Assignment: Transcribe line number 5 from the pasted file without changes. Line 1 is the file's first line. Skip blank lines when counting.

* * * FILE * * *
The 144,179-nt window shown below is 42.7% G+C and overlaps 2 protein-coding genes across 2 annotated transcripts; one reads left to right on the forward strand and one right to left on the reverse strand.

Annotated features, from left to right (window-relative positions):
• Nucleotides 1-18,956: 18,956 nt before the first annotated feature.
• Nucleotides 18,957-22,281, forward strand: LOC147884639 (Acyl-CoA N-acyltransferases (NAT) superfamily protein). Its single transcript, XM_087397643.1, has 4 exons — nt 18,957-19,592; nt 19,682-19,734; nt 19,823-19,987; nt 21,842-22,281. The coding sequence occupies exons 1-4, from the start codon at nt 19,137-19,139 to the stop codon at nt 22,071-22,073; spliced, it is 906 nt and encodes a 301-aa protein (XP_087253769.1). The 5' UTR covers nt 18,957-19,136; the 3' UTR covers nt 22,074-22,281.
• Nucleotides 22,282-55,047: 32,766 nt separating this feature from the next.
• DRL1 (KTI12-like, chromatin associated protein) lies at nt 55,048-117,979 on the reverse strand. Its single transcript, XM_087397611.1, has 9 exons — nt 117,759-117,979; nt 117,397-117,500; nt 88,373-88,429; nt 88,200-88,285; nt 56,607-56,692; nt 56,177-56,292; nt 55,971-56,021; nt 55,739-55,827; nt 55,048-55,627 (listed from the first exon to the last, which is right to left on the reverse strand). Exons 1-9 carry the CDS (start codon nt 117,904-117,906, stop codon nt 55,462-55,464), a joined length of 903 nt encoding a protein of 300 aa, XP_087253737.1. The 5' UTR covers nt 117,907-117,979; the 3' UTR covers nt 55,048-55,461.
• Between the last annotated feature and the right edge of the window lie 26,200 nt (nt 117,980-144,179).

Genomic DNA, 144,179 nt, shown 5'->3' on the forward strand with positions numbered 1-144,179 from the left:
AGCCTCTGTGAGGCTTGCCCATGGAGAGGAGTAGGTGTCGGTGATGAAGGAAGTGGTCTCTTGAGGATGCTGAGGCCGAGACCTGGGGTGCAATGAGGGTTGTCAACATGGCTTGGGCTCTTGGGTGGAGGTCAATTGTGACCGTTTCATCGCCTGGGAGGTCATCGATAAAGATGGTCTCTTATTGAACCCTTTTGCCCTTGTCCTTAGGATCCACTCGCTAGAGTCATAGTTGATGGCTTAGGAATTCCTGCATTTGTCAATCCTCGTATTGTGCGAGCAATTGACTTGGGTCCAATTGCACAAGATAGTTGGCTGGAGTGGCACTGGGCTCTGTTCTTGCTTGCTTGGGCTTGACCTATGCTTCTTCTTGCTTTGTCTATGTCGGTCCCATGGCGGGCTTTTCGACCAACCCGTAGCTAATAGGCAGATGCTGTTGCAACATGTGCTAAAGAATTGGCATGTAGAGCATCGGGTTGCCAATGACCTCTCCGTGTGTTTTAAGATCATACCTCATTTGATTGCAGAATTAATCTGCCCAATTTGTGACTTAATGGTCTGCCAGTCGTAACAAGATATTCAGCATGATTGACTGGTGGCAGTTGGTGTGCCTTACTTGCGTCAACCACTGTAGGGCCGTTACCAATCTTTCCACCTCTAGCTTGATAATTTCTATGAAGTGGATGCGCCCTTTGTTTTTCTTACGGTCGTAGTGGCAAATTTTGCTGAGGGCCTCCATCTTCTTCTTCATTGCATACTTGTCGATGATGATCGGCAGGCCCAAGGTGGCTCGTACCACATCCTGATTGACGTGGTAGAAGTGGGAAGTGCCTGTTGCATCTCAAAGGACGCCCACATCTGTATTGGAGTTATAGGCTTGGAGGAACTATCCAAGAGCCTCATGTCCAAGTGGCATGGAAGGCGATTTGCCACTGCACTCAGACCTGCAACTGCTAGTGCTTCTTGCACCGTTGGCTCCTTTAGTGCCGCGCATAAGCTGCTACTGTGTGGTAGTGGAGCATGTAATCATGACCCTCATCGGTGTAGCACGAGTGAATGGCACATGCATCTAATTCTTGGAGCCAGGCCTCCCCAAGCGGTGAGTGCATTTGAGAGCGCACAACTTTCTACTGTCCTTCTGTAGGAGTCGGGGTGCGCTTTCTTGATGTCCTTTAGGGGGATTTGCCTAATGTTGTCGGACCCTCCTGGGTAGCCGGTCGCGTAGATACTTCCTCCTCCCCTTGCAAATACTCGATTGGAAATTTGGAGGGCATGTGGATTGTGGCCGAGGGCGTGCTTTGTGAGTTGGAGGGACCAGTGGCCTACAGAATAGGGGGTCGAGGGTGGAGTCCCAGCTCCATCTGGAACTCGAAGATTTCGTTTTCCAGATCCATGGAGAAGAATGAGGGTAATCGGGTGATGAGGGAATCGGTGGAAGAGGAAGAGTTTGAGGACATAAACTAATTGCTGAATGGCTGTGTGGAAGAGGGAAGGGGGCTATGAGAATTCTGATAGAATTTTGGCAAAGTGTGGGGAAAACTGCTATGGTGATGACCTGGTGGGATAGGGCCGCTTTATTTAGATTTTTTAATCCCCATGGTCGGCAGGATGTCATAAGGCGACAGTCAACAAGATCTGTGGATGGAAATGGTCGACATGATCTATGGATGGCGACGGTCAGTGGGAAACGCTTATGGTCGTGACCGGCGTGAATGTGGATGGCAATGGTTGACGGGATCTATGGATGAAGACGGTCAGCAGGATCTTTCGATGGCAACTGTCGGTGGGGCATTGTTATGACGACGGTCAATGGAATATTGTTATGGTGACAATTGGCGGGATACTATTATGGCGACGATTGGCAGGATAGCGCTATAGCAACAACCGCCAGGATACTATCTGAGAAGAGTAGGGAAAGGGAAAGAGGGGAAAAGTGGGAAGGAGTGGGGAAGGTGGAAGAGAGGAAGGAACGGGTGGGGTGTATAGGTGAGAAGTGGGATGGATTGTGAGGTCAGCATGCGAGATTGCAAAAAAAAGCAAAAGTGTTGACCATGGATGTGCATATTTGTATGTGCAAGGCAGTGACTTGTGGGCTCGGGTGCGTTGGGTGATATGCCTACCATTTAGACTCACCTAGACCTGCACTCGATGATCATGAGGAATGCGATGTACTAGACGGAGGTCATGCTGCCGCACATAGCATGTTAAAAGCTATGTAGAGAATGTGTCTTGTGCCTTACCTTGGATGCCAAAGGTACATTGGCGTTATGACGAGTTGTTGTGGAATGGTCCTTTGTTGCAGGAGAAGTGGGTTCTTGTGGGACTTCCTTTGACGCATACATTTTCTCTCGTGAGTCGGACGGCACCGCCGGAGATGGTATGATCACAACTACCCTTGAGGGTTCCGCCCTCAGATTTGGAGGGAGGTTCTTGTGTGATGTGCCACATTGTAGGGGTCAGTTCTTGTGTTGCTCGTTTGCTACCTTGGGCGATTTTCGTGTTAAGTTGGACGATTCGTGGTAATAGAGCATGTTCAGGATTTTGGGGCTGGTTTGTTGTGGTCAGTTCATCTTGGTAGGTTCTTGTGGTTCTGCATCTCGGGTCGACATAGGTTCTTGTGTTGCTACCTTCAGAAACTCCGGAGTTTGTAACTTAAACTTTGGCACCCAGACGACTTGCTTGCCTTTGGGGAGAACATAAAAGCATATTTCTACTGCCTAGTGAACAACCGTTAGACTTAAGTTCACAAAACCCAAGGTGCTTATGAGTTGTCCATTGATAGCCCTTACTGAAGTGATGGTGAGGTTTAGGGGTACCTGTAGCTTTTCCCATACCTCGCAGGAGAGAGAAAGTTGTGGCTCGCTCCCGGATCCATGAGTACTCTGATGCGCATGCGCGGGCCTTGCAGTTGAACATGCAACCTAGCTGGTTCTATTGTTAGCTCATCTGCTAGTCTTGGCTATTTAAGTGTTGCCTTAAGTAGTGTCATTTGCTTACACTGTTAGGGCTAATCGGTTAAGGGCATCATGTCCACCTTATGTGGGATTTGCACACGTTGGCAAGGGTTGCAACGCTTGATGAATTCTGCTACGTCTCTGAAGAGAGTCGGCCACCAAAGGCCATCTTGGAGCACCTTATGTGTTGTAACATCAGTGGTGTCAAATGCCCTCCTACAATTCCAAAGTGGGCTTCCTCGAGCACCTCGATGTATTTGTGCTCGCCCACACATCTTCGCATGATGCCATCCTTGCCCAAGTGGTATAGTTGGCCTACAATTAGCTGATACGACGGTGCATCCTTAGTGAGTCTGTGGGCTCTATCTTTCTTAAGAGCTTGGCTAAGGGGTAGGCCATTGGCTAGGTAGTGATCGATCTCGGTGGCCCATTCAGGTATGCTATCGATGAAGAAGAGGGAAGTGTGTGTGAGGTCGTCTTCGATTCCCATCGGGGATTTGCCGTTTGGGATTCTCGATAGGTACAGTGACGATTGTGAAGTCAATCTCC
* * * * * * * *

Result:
• Nucleotides 22,282-55,047: 32,766 nt separating this feature from the next.